One thing I did notice though is that DHCP, DNS and the IP stack eat a lot of code and ram space.  I tried it once with a WiShield and decided to take it back out.  There wasn't enough room left over for my own stuff.  I could serve a simple web page but not much else.  If you go with a 2560 processor, there is plenty of room, but there's the expense factor again.
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Sorry, what's the 2560 you refer to? The RN-171 claims to have the IP stack, DNS, DHCP baked in, so it sounds promising. I suppose I should just pony up the $$ for the WiFly and have a stab at that, see how that works. I just wish there were more evidence of it being used successfully...
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I think draythomp is on the right track... at least on my perspective. I was looking for a wireless solution too, mainly because my router is on show at the house and the wife won't take electronic "junk" at plain sight. LOL

So I started digging around on the Wireless solutions and it was just too much money spent for, at the time, a 16kB microcontroller. True, it would be on the internet immediately, but after some cost considerations, functionality, availability and the discovery of something very nice (keep reading), I gave up on the idea and am now looking into a RF (Xbee-like) solution with a "server" gathering all the data and downloading through the internet to pachube or a database.

In terms of cost, getting a roving network module, plus a board to stick it in (plus 3,3V regulator and level translator) and assembly since most of them have really tiny connections would be really expensive. Around the cost of the WiFly (90$ or so). For that price you can get a new Arduino, 2 XBee shields and not XBees. I found these http://www.ciseco.co.uk/content/?p=1738 that are fully compatible for the price of one XBee.

Then regarding the reach of these devices, they'll be quite similar to the wiFly (to me is a non issue as I live in a small flat), plus... since they have a DIP footprint, you can actually (or at least I can) develop a board with just the Xbee like device and a smaller cheaper chip that takes the data I need or actuates the outputs I need remotely.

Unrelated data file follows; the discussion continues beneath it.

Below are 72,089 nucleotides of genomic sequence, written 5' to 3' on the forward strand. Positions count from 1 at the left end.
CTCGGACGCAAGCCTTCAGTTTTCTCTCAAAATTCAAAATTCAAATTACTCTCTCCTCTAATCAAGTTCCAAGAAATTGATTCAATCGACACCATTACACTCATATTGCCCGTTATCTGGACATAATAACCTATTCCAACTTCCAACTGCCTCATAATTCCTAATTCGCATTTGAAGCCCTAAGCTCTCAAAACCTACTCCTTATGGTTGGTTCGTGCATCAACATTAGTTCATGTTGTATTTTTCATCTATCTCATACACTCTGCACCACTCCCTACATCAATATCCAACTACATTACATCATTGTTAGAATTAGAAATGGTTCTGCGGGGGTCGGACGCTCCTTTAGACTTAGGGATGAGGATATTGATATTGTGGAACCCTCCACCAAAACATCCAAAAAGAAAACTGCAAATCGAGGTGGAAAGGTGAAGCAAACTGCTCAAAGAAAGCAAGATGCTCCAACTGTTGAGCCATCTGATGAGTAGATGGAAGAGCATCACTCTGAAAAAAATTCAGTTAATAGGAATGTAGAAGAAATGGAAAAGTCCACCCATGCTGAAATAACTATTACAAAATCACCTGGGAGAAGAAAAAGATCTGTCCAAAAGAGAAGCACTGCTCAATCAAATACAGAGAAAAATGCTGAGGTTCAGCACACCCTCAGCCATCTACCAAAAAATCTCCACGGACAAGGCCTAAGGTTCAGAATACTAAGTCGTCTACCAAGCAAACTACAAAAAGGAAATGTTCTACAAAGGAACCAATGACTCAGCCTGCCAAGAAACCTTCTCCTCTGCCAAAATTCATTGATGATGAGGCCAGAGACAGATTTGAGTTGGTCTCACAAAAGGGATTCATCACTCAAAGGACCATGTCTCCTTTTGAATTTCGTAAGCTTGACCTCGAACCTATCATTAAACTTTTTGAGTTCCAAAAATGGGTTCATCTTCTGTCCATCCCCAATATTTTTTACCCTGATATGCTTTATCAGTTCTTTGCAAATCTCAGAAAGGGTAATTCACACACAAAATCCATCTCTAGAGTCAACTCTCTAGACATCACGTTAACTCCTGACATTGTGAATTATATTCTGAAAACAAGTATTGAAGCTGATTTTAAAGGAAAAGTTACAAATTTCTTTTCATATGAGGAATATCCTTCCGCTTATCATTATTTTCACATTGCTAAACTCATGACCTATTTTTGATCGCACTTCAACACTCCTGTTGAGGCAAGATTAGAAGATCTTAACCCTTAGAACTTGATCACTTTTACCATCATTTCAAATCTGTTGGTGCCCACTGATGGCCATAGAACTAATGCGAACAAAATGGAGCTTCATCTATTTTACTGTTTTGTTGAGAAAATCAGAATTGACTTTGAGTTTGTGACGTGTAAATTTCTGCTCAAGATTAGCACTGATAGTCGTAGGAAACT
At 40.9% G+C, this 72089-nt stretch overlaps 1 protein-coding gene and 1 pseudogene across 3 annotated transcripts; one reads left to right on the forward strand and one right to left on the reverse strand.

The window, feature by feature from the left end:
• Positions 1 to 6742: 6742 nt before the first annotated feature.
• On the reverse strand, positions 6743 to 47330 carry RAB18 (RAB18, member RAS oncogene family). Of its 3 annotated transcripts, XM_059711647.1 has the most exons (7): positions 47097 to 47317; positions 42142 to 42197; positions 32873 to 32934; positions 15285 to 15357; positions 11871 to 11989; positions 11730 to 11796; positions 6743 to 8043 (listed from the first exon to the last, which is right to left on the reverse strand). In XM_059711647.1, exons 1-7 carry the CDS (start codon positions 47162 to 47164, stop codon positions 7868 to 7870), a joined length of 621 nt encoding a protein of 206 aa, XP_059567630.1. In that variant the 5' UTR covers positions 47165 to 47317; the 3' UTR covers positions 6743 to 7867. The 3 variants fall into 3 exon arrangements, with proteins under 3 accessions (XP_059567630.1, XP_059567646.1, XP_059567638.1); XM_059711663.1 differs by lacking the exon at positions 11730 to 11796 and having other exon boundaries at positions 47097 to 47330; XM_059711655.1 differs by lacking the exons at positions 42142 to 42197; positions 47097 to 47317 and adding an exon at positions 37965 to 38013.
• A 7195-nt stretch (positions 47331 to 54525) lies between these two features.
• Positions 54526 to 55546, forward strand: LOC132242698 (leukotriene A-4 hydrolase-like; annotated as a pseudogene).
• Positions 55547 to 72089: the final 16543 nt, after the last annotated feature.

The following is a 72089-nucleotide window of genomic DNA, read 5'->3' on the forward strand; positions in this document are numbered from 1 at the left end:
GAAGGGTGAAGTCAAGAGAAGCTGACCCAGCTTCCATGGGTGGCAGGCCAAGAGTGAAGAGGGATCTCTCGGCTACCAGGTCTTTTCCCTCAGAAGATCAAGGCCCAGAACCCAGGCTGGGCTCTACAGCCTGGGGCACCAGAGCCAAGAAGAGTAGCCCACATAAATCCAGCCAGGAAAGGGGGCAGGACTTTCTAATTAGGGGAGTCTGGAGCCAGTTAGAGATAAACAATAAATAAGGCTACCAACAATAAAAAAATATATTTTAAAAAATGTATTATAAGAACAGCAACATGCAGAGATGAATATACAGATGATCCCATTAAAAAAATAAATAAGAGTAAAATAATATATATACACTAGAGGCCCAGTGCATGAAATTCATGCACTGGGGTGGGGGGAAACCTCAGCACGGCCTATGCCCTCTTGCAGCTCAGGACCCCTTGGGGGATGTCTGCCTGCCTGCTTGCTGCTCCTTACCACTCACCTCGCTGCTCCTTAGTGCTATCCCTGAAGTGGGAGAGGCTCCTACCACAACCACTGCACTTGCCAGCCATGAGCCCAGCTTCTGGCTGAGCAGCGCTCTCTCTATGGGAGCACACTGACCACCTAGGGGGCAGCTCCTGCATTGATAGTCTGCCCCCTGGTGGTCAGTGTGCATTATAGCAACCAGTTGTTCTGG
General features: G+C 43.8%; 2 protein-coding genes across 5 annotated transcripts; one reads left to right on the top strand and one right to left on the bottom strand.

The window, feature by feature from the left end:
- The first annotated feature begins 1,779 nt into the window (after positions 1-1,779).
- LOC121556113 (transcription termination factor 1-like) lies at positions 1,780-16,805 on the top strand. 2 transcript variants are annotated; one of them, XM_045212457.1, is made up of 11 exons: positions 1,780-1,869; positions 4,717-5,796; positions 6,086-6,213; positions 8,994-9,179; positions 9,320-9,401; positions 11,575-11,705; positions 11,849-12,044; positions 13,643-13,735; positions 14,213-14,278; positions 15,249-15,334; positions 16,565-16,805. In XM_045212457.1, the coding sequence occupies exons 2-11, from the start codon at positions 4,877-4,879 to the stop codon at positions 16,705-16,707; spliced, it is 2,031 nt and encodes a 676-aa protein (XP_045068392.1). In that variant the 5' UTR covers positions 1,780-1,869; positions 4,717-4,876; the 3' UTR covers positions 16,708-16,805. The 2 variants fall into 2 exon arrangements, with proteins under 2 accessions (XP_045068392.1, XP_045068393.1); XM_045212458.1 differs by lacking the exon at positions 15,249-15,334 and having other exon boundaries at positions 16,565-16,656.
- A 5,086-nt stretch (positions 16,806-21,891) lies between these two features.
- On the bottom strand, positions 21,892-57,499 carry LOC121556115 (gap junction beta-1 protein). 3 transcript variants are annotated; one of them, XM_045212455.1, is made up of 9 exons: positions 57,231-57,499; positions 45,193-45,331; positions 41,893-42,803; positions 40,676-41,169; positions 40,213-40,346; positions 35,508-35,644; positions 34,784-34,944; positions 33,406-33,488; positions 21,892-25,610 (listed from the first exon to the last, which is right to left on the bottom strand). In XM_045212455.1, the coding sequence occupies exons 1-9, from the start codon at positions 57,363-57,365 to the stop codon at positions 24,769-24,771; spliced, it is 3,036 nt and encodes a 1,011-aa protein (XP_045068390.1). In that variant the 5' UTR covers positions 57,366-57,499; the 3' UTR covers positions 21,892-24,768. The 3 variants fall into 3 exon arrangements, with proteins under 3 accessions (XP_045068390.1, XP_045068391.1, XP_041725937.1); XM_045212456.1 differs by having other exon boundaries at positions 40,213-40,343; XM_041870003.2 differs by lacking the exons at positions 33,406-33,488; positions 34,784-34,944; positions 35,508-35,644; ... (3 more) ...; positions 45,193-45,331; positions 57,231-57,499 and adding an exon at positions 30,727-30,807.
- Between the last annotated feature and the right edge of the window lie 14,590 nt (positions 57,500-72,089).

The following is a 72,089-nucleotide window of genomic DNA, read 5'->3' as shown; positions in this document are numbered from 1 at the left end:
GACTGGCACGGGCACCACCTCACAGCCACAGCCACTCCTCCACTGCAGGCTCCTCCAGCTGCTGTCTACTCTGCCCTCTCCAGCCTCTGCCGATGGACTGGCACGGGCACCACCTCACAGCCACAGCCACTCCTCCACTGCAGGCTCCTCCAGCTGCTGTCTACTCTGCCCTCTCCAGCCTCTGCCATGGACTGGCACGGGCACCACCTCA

Also, if you consider including an SD card or sometjing like that, the server can store the data in the card or in memory if the connection goes down (again, wife is VERY touchy about leaving the wireless on) and upon connection to the internet again, download the stored data. Using Wifly devices, you'd need an SD card on each of them.

I mean, in the end is application or desire dependent but, this solution turns out to be a bit more cheaper and still flexible (or more flexible) if you consider the SD card option.

Just my experience on the matter talking.
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I basically agree, and if I was just making a device for my home, there would be a number of acceptable solutions. I'm trying to look beyond the "hack something together that works" phase. I think XBee would be intriguing (never played with one), but I want to build a device that stands on its own, and WiFi is what's out there. I think if you try to picture marketing materials that say, "Connects seamlessly to your XBee network!" you'll get what I mean ;-)

So I'm just wondering what people's experiences with different wifi solutions have been. I suspect that in the end, the WiFi module will be the most expensive component, and that's OK, I'd just love to have the benefit of others' experiences, if they're willing to share.

Thanks for everyone's thoughts and contributions so far!
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It is actually easier to use wired ethernet to a wifi-capable router configured as an access point. 

This is what I want to do with my project, but the Ethernet boards are ALSO stupid expensive.

cheapest one I could find was $30...seems like a lot to pay for that functionality.

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From OP.
Quote
It also seems kooky that SparkFun added a SPI to UART chip, since the module natively supports SPI.

The Roving Networks module does not directly support SPI as a connection mode. I expect it uses it internally in some way for programming purposes, but that information is hidden from me.

I use the Roving Networks module and the SFE Shield because it DOES have the SPI modem (FIFO buffer and high speed, along with the easy path to MORE SPI UARTS of the same type in the same system.) Programming in a second SPI UART was a breeze because of this.

Also:

It operates in b or g mode. The competition does not.

And: It DOESN'T have a TCP/IP stack. It's a simple serial interface. I like that. I have no interest in exposing the Arduino and it's crappy 1K of RAM to that.

The WiFly isn't the cheap choice, but it's the right choice for a lot of applications.
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It is actually easier to use wired ethernet to a wifi-capable router configured as an access point.